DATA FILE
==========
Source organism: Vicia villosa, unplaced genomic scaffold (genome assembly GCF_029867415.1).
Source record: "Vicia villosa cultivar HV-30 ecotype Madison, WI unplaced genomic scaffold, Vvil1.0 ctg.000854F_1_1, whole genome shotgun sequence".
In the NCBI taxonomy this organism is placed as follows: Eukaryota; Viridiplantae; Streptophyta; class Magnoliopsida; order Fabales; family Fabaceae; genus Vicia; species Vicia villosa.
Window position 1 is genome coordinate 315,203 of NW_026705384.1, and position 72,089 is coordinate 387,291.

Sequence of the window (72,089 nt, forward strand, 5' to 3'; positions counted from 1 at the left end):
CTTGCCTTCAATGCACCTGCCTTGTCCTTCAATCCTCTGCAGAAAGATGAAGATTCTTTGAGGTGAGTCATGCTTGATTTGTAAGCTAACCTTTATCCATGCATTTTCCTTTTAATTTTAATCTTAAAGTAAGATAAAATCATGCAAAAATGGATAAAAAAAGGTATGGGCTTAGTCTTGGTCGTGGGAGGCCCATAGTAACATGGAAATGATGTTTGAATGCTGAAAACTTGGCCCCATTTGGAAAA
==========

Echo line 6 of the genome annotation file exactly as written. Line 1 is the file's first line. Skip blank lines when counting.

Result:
CTTGCCTTCAATGCACCTGCCTTGTCCTTCAATCCTCTGCAGAAAGATGAAGATTCTTTGAGGTGAGTCATGCTTGATTTGTAAGCTAACCTTTATCCATGCATTTTCCTTTTAATTTTAATCTTAAAGTAAGATAAAATCATGCAAAAATGGATAAAAAAAGGTATGGGCTTAGTCTTGGTCGTGGGAGGCCCATAGTAACATGGAAATGATGTTTGAATGCTGAAAACTTGGCCCCATTTGGAAAA